Following the despicable slaying of nearly 150 Kenyans overnight by Al Shabaab militants, Editor PB reflects on the things that matter…or at least that he feels should. 

 

Last night the footy (ie the real footy, namely AFL not that namby pamby round ball game) finally started, with the Tiges victorious over the Blues.

In my footy-fanatic way, I had intended writing our Friday sports feature piece about the opener of the AFL season and touching on the whole ASADA-Essendon thing that seems to be over, yet not over, but this just became yet another first world problem, put into perspective by what I read as I fired up my iPad this morning to scan the news.

For those not across what happened overnight, during the early hours of the Kenyan morning while students were involved in their respective prayer services, four Al Shabaab gunmen stormed Garissa University College in northern Kenya, taking hostages, who they either wounded or killed during a protracted siege.

Reports are coming through that 147 people are dead. Some shot. Some beheaded. Who know what other violence or torture occurred, but we will soon find out.

Christians. Muslims. Others.

Just people like you or me, when you strip back the religious mantles, living their lives, or, in the case of the slain students, doing something to better their lives.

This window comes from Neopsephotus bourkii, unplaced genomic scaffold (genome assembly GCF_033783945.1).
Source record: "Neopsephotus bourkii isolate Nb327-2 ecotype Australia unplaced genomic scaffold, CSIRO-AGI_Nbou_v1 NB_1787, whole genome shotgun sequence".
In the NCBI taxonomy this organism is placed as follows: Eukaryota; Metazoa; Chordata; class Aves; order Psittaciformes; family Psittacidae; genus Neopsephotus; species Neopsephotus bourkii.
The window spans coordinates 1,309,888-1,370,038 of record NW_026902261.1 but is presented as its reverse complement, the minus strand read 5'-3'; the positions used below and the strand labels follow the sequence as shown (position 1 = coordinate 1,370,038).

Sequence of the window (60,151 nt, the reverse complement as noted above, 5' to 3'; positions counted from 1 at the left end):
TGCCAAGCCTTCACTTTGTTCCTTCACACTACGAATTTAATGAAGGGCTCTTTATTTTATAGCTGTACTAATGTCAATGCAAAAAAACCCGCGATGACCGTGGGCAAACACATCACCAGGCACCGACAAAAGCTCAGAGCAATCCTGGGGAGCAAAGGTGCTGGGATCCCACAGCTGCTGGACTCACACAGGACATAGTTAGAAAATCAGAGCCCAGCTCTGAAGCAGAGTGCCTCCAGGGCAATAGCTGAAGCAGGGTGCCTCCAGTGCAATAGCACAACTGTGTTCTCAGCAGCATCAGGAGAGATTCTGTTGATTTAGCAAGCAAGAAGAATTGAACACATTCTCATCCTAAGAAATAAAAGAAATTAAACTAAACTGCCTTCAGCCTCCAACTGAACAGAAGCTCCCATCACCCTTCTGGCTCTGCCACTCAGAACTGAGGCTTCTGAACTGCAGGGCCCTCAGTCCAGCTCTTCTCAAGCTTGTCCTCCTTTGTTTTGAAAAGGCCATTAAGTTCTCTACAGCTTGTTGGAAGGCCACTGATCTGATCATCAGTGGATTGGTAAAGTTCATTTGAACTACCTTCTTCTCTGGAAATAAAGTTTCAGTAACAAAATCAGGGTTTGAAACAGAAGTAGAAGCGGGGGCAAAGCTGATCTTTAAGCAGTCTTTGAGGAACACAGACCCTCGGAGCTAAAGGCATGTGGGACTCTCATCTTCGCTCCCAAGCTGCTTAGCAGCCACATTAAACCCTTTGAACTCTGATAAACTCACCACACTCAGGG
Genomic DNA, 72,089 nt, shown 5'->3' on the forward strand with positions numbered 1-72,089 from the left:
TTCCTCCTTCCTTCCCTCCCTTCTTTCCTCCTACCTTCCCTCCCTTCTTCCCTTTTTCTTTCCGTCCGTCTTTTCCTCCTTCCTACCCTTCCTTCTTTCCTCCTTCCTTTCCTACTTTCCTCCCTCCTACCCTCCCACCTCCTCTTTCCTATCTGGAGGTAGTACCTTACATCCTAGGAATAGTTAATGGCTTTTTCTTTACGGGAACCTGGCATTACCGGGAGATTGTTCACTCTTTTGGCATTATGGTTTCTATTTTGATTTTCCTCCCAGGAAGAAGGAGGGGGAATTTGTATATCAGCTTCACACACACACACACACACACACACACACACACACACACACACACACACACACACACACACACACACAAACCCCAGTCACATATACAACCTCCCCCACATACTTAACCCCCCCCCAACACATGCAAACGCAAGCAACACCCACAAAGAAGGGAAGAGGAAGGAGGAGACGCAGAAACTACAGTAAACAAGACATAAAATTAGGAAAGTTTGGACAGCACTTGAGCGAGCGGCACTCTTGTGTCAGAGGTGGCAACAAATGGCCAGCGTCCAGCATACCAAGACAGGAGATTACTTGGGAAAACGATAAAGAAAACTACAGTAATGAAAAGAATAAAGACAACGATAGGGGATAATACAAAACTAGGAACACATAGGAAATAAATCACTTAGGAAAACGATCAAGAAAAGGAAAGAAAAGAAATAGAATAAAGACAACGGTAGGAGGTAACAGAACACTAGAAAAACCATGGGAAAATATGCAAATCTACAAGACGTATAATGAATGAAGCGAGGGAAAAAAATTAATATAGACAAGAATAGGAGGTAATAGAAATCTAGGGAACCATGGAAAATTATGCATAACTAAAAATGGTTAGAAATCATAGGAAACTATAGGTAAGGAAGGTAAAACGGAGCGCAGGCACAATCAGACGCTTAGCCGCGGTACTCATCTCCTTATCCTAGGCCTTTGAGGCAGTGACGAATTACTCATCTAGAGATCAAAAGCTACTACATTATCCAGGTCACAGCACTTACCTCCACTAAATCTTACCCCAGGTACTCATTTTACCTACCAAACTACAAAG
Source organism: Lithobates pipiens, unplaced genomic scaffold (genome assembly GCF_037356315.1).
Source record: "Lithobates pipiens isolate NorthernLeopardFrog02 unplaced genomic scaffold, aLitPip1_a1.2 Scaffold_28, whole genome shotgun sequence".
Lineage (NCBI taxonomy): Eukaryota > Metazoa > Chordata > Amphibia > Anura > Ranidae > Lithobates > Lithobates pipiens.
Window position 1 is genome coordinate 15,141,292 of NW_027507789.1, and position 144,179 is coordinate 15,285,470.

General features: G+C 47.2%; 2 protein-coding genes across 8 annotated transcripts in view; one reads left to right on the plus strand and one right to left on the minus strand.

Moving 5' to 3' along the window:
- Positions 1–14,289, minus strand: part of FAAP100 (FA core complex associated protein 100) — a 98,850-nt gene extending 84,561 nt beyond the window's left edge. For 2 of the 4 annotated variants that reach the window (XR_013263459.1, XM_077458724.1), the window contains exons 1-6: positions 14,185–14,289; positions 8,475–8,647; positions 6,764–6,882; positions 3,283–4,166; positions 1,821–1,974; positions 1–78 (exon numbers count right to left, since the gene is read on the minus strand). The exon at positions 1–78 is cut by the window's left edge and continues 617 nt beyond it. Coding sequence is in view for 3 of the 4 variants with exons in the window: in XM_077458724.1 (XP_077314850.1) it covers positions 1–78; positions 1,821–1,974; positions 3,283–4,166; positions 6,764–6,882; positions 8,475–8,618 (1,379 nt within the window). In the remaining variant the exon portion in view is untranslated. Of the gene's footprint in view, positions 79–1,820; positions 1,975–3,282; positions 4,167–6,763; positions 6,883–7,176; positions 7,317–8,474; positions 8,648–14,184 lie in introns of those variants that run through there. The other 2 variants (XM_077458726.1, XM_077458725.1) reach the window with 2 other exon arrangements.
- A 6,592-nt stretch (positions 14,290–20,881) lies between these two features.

But to Al Shabaab, the Somali-based Islamic terrorist group linked to al-Qaeda (also responsible for the 2013 multi-day siege in a mall in Nairobi), those 147 were clearly nothing more than a disposable means to an horrific end.

I know that this kind of news feels almost mundane as it rolls through our news feeds on a regular basis, coming up against horrific home-grown tales of stabbings, domestic violence, crimes of passion, gangland murders…the list could go on.

And I’ve heard from people I know and love that “I just don’t read or watch the news any more – it’s too depressing”.

But seriously people, we can’t afford to turn off. It’s important to stay connected, even to such horrors, and to have a response to them. Part of the reason they’re happening is because we have become so disconnected — because the more horrific stories seem to come from so far away so we feel we can hold them at arm’s length and assume “It won’t happen to us”.

It can, has and will again if we stop caring.

So today, as you niggle your partner about your favourite coffee place not being open on a public holiday, or nurse a holiday-eve hangover, or bemoan your side being beaten in some sport last night, or whatever other #FWP there is to whinge about, take a moment to remember it’s small stuff.

Remember that someone is mourning the loss of their much-loved child, brother, mother, partner.

Remember that by staying engaged with a seemingly-increasingly dark world, that we might have in us the solutions to help make it a little lighter.

And remember that by not burying our heads in the sometimes smallness of our own lives and instead reaching out to those who need our help, we might all play a part, albeit unwittingly, in saving a life…or many lives.

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